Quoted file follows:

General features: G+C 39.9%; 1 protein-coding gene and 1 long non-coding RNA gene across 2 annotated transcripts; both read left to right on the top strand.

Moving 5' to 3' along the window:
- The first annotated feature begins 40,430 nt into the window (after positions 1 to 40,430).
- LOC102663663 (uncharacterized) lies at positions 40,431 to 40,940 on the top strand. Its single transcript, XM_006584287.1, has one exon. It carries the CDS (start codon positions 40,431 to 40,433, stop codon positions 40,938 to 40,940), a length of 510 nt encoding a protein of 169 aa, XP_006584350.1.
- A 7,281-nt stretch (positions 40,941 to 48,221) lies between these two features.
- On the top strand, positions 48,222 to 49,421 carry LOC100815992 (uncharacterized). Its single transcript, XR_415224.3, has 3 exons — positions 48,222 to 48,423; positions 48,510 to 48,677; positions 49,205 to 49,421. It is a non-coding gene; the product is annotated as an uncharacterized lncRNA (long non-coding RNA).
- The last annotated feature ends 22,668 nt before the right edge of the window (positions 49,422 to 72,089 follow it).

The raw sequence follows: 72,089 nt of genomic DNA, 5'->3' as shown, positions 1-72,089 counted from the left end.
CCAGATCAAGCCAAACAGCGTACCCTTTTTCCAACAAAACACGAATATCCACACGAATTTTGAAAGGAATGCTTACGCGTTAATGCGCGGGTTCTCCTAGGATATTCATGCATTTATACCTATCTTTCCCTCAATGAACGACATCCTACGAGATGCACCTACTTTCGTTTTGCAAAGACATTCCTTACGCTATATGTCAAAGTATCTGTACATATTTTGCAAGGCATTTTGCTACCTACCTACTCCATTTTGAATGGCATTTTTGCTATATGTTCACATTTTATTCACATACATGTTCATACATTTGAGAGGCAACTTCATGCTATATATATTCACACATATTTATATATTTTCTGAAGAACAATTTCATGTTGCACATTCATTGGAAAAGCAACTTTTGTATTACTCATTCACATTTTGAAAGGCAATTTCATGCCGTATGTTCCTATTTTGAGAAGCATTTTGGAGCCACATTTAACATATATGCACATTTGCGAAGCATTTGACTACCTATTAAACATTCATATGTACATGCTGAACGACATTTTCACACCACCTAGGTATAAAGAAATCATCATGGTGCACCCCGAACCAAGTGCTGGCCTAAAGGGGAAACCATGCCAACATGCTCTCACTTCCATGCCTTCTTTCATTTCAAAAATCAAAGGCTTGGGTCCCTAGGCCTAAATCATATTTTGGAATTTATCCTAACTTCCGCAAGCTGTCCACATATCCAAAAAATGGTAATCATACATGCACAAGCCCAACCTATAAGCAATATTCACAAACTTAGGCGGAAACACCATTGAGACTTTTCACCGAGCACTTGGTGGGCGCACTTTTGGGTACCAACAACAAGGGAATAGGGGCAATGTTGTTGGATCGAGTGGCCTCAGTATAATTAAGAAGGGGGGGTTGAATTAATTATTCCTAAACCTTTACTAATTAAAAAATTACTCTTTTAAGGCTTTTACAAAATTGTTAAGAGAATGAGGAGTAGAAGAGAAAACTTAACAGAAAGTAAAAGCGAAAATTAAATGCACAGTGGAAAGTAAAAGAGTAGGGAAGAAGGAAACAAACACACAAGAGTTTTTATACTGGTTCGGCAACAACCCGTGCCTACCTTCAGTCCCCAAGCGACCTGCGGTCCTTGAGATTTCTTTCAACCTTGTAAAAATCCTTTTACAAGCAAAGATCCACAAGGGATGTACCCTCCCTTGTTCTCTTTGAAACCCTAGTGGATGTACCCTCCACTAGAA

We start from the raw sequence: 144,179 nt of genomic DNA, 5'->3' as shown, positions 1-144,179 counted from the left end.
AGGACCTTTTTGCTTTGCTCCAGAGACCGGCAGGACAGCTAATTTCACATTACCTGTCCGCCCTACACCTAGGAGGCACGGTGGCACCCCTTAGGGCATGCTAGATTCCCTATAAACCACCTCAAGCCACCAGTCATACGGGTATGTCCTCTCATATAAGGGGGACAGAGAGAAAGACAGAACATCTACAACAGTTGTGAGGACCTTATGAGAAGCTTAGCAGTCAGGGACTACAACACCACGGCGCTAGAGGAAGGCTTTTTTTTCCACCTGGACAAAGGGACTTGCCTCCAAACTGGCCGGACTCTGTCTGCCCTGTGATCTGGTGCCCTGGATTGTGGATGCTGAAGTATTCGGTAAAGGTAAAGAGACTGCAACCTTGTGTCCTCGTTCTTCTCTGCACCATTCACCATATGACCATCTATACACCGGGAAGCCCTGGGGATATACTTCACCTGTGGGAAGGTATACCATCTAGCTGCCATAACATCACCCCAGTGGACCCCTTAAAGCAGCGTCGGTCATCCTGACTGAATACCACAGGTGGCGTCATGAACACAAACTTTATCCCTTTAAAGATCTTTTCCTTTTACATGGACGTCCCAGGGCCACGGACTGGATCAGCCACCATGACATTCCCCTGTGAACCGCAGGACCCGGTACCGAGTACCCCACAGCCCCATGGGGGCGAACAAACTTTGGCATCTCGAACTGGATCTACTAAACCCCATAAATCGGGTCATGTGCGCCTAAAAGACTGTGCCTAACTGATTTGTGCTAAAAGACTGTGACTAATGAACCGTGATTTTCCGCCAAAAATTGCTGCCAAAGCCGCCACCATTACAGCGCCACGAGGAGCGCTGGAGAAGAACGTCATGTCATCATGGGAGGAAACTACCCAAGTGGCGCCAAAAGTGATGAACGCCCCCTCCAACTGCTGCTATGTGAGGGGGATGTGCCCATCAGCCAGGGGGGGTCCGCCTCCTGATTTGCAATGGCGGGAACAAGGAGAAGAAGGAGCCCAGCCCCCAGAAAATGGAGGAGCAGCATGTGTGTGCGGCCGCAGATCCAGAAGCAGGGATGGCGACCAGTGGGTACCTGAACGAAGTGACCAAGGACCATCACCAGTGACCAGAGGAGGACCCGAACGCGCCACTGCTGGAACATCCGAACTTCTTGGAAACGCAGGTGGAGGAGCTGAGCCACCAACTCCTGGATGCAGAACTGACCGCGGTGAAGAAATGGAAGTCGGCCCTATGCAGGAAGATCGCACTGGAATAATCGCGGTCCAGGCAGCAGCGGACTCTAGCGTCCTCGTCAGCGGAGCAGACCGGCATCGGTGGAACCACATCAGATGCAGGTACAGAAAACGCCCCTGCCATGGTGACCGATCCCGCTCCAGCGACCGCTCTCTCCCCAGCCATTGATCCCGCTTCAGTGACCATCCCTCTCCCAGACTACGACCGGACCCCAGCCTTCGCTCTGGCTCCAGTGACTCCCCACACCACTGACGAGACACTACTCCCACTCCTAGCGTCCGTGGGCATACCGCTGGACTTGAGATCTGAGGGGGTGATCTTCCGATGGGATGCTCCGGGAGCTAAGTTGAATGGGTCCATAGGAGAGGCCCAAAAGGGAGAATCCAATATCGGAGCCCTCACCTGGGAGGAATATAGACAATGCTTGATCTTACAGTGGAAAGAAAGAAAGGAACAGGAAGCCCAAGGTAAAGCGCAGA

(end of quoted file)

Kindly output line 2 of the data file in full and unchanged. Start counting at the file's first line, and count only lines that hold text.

Moving 5' to 3' along the window: